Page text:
Food safety and the gloved hand

Ask Tim Kellen, Aramark Corporation’s food service director at Portland State, about non-latex glove use in his kitchens, and he’ll tell you how it impacts his bottom line.

Ask Tim Kellen, Aramark Corporation’s food service director at Portland State, about non-latex glove use in his kitchens, and he’ll tell you how it impacts his bottom line.

Kellen’s team goes through approximately 183,000 gloves a year, and between July 1, 2011, and June 30, 2012, spent $8,913 on gloves alone.


“That’s a lot of gloves,” Kellen said. “It’s a big chunk of our money, but it’s worth it to be safe. In our eyes, that’s a cost that we gladly have…The safety feature outweighs what it costs to have those gloves on hand.”

As of July 1, a new rule banning barehanded contact with ready-to-eat food in restaurants was set to sweep through Oregon’s many commercial kitchens. However, in the wake of vocal protest from the food service industry and debate over the effectiveness of the rule, its implementation has been held off for 60 days of extended public review.

The new rule would require gloved-hand contact with ready-to-eat food and that the food be handled only with single-use, non-latex gloves, tongs, tissues or some other kind of utensil. Gloves would be disposed of after being soiled or before starting new food preparation.

The law won’t create much change for Kellen’s employees, but at smaller restaurants on campus and off, the switch will require training employees and a steep uptick in the use and cost of the disposable gloves.

PSU’s food service company, ARAMARK, adopted the rule when the Food and Drug Administration issued it in 2009. Working in multiple states, in hundreds of institutions, ARAMARK follows the federal rule in all their locations, Kellen said.

At PSU, food service workers have a box of gloves at each station for ready access and are encouraged to change gloves after before starting a new task to ensure no cross contamination occurs, he explained.

However, some studies, such as one published by the International Association for Food Protection in 2006 on the improvement of hand washing practices in the food industry, showed that when gloves were in use, hand washing amongst food service employees was less frequent than when using bare hands to handle food. According to the study, the problem that arises is that glove wearing can lead to negligence in hand washing. At times, food services workers wearing gloves may feel that it is not necessary to wash their hands as often, claiming that non-glove-wearing workers scored better on hand washing frequency and proficiency than in cases where gloves were worn.

“You can feel when your hands are dirty, like when you have egg on your fingers, it dries and sticks and it’s something you want to get off. If you are doing the same operation with gloves, the egg is still going to be on the gloves and spreadable, unless the gloves are changed every time you start something new, but that’s ridiculously wasteful,” said Joseph Magill, an economics and social science double major who works at PSU’s student-run Food For Thought Café.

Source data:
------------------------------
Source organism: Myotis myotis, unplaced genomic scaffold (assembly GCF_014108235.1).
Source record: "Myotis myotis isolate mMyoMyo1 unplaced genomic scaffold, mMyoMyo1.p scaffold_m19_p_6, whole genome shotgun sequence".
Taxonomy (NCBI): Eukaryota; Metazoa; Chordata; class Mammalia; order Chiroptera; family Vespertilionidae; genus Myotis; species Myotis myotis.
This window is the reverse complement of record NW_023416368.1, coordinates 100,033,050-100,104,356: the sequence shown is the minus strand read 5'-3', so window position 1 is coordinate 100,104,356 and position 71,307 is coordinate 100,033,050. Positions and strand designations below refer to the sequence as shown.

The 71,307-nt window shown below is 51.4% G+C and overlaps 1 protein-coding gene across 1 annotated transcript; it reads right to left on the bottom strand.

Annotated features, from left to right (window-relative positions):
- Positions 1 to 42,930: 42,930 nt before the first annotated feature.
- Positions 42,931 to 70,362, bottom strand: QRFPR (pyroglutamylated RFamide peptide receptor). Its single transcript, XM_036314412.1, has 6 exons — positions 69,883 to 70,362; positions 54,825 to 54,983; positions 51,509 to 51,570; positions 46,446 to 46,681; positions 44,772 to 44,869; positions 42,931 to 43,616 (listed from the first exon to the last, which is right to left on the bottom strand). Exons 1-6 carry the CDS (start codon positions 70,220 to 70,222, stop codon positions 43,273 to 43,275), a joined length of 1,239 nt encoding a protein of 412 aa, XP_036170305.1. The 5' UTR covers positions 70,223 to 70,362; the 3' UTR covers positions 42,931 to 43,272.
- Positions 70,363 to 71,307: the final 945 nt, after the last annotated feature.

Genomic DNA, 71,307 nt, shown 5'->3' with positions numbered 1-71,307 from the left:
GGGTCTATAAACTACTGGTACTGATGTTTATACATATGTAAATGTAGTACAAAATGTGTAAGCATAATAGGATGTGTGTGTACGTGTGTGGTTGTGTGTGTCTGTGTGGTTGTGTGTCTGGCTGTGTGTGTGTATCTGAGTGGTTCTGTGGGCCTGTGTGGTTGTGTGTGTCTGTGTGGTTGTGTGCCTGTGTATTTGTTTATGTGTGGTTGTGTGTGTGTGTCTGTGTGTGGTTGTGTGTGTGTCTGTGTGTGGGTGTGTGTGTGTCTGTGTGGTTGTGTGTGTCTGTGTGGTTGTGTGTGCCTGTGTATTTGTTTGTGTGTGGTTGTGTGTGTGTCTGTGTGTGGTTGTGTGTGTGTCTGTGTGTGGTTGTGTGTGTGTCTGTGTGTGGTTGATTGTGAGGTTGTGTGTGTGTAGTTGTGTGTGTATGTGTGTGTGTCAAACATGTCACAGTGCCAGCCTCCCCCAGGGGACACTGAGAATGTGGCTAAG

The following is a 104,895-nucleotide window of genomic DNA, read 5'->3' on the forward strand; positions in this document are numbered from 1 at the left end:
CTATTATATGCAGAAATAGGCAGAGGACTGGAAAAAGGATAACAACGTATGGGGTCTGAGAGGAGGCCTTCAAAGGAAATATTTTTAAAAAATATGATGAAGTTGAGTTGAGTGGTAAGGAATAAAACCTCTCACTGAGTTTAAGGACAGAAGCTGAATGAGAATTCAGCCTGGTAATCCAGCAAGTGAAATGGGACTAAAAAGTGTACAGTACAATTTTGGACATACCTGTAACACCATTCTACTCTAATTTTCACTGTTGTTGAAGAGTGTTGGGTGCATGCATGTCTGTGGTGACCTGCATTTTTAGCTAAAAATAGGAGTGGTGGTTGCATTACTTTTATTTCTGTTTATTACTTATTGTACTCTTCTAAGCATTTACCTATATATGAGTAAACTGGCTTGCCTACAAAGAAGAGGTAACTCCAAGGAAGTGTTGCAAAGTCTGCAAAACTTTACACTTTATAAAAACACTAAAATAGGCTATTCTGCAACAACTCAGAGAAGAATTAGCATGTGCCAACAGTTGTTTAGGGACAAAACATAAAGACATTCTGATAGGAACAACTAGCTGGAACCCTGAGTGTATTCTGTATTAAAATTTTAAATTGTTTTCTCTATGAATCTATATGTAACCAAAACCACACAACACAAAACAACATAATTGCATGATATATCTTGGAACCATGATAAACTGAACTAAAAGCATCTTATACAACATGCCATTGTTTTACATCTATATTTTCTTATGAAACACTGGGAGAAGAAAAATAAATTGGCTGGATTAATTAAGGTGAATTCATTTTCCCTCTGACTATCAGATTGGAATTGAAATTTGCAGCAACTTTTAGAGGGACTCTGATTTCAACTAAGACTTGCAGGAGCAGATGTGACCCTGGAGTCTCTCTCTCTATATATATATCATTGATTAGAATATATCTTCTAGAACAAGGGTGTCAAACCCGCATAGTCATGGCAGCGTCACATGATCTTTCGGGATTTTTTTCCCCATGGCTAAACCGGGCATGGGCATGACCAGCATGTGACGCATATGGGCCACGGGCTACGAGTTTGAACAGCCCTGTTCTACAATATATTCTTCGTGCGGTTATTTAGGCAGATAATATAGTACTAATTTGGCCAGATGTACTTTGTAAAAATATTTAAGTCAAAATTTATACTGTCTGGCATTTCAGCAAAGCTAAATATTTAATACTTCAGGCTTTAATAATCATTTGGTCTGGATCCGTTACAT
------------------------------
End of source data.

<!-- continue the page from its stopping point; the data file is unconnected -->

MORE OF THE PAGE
Under the new rule, Food For Thought Café would be required to ban barehanded prep of food that won’t require cooking before serving. Though students use gloves when preparing large quantities of food or mixing items like salads by hand, the variety of tasks that would require gloves under the new rule would expand dramatically. With meals like sandwiches and wraps, extra glove use would be unavoidable, since they cannot be prepared with tongs or forks.

“Our biggest concern would be the additional waste involved, since we buy heavy weight latex gloves that last a while. We would go through a lot more of those than we do, we use a very minimal amount of them. Also I would personally be concerned about the cleanliness of the gloves, if people weren’t interested in changing them per order,” Magill added.

According to Magill, many of the students who work at Food For Thought already have extensive experience in the food service industry, and good hand washing habits are engrained over time. The kitchen staff practice strict hand washing before and after any breaks, after touching non-kitchen surfaces and before prepping a new item.

Though PSU food services uses gloves for all stages of food prep, the prescribed hand washing practices are as if it were a bare-hand kitchen, according to Kellen. Staff are required to wash their hands every time they leave their work station and every time they change gloves between jobs.

“Does it happen all day every day? No. Some people think—especially young students that are new to the food service world—that just because they have gloves on they don’t have to wash their hands, but we are always striving to help them remember,” Kellen said.

In spite of the hundreds of thousands of disposable gloves that are used already and the potential increase from kitchens around campus like Food For Thought and Rogue Hall, the waste created by disposable gloves would constitute an insignificant percentage of PSU’s current daily waste output, according to PSU Director of Community Environmental Services Eric Crum.

“The amount of food waste being diverted for composting proportionally would far outweigh the potential disposal of the gloves,” Crum explained in an e-mail to the Vanguard.

For Kellen, that’s not the most important issue.

“I don’t think you can put a sustainability standard on safety,” he said. “We wear the gloves as a 100 percent safety, not just to make people wear gloves.”